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Ann Pibal: Swimming in the Ocean at Night

Art New England, Jan/Feb, 2013


By Craig Stockwell

I first saw Ann Pibal's work at Max Protetch gallery in NY in 2008. She has, since, been showing widely in NY and internationally and her work was included in the DeCordova Biennial last year. I am always drawn to minimalism, challenged by the issue of formalism, and seduced/repulsed by gorgeous color and craftsmanship and these paintings delivered all of the above and left me knowing that I was seeing it all presented in some new way. A new way that touched on issues of formalism, minimalism and quiet/intelligent/modest painting but somehow presented something more. I visited Ann in her North Bennington, Vermont studio in late August and the question I brought was about her ability to make something new of these concerns. The answer I got totally surprised my expectations and deeply satisfied my sense of how good art happens, when it does. Ann came to these paintings after she stopped painting, around 1998. 

Ann stopped painting because there was too much of everything. First, the oil paint and mediums she was using were toxic, the streets outside her Brooklyn studio were full of huge trucks hauling toxic waste, and the paintings she, were making were laden with thick accumulations of crap. She had come to a point where she could not answer basic questions such as: what are you doing, why are you doing it, why is it justified? She says she no longer wanted to have to, "apologize for being superfluous." In reflecting on this Ann also now realizes that this was, perhaps, a necessary and even predictable developmental moment. She was done with graduate school and a few years out in NY making her way as an artist, the time of institutional context had passed and she was forming a relationship now as an adult artist and needed to figure out, "what I wanted to get to, rather than what I was trying to avoid." She set out to do that, almost at a crawl. 

Out with the oil paint, she began working with only Color-Aid paper and acrylic paint. She reduced her gestures to blocks of color. She set constraints and posed questions. She developed very simple procedural processes based on such moves as doubling images, doing the same study twice at a different scale, and mirroring images.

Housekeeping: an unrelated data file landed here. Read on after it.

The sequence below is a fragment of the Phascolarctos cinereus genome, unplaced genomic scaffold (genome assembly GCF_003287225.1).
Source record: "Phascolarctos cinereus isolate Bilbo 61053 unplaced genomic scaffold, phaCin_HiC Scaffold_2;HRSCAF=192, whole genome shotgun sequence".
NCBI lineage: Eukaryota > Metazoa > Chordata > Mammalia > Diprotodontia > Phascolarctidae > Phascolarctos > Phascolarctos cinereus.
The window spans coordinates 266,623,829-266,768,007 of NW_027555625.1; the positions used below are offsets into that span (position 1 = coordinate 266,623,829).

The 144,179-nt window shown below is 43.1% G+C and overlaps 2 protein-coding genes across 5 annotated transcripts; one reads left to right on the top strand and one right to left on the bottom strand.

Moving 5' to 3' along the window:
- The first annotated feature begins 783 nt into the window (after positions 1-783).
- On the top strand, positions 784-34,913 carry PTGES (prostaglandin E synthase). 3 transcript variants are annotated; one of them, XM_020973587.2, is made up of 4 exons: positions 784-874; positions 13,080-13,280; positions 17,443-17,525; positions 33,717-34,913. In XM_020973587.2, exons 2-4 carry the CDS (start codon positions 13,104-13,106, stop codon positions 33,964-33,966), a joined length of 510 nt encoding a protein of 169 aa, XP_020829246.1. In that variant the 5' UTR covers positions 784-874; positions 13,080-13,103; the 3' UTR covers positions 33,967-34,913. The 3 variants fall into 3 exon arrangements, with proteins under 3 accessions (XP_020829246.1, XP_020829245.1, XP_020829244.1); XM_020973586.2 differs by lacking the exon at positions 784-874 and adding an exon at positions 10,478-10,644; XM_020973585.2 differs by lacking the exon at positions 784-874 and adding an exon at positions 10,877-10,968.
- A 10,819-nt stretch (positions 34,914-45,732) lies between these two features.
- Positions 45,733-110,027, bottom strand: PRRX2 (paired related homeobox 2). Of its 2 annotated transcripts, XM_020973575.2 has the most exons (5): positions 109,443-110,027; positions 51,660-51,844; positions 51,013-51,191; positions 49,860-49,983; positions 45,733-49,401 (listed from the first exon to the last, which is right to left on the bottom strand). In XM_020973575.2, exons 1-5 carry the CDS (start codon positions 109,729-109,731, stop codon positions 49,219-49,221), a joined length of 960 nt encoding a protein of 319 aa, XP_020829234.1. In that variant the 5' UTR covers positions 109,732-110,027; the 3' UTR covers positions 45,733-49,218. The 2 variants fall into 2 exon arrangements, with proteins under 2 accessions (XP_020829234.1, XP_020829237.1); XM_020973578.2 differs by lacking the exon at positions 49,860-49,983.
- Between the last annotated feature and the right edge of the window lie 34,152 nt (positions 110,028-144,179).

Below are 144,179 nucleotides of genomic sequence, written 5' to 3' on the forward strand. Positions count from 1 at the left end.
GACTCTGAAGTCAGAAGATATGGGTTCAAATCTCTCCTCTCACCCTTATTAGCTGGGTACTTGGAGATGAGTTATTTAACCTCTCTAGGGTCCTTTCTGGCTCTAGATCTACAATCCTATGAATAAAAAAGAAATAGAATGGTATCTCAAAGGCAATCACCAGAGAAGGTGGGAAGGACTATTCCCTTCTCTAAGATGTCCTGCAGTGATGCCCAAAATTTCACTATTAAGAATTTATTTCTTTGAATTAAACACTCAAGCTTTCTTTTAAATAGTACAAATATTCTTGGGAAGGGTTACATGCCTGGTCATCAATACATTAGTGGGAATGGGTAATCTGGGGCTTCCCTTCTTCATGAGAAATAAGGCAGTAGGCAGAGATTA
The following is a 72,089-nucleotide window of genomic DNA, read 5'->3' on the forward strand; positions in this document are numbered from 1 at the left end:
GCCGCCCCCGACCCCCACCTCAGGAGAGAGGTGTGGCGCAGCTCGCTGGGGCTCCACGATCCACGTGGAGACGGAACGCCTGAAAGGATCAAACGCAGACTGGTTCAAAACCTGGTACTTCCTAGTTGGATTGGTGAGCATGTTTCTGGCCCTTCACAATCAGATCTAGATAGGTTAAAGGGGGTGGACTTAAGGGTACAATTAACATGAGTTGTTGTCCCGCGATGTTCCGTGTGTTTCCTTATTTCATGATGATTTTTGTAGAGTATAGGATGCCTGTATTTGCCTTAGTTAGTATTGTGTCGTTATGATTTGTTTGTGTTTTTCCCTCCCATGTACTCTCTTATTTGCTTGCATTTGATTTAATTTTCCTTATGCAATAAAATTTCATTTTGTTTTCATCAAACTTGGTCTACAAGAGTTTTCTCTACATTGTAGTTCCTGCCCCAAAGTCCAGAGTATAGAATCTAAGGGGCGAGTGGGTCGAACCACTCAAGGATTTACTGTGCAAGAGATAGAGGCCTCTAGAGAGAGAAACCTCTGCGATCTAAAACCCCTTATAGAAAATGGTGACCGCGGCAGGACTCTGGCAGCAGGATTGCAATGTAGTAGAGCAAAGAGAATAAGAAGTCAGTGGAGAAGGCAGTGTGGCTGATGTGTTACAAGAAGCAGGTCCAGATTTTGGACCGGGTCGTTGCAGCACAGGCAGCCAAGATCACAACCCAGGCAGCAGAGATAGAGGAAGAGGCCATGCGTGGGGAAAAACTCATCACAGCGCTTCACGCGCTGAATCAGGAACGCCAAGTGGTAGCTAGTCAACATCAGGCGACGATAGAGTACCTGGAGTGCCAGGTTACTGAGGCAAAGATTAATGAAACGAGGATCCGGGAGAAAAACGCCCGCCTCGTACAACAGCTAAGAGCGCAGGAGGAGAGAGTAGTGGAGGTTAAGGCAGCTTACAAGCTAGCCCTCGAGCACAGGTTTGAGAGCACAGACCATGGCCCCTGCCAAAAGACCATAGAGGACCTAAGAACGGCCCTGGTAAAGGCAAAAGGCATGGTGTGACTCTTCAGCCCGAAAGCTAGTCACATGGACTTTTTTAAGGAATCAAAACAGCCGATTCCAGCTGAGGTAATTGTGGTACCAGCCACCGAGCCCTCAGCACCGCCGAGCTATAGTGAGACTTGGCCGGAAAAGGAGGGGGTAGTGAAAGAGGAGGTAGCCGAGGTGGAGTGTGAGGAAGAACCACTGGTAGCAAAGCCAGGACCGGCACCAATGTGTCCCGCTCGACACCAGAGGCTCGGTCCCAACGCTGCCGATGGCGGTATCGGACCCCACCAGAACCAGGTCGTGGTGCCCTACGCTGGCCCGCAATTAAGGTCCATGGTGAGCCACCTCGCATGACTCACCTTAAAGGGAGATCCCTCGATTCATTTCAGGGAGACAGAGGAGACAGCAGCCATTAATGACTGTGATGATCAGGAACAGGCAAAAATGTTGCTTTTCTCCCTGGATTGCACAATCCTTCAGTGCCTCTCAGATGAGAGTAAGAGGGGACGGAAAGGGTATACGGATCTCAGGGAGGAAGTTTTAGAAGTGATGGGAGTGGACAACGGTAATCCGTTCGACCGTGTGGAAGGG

How the paintings are made offers important insight into the apparent but contrary relationship to formalism. Formalist painting traditionally follows a rigorous idea and methodology through in a serial manner. An idea is proposed and worked through, relationships of color, line, and form are carefully examined through many iterations. These paintings take a different path. They are painted on beautifully crafted honey-comb aluminum panels that are prepared in Massachussetts. All panels are slightly different in size (thus avoiding continuity) within a range that is mostly under 30" in any measurement, although at the time of my visit there were also several new mid-sized panels in process. The panels are first painted in a starter color and several panels are worked on at once. Ann deliberately counters any direct efforts at having the paintings become serial, and the painting process is distinctly direct, improvosational and non-compositional. There is little or no editing or painting over once the base coats are developed and the lines and shapes are introduced. The use of color is also intuitive and improvisational, choices are made spontaneously. Initially, with this work, Ann was determined to avoid spatial reference and worked entirely with flat paint and colors. Recently she has allowed herself to perform brushy paint handling and spatial illusion. She has largely ceased to worry about many of the political and referential concerns that sometimes tied up her earlier work. This, too, might be understood as a developmental step. We are, in a sense, required to wrestle with the context of our efforts during a significant formative stage. At some point one hopes for the burdens of self-concious worry to lift and the work to obtain its own momentum. 

When asked about formalism, Ann replies that, "the idea of formalism is often poorly and narrowly understood." When asked what her paintings are really about she answers, "swimming in the ocean at night." This response initially baffles me, but once I think it out, it makes sense. This response offers the clearest explanation for why it is that these apparently sparse and formal paintings offer something so fresh and sensuous.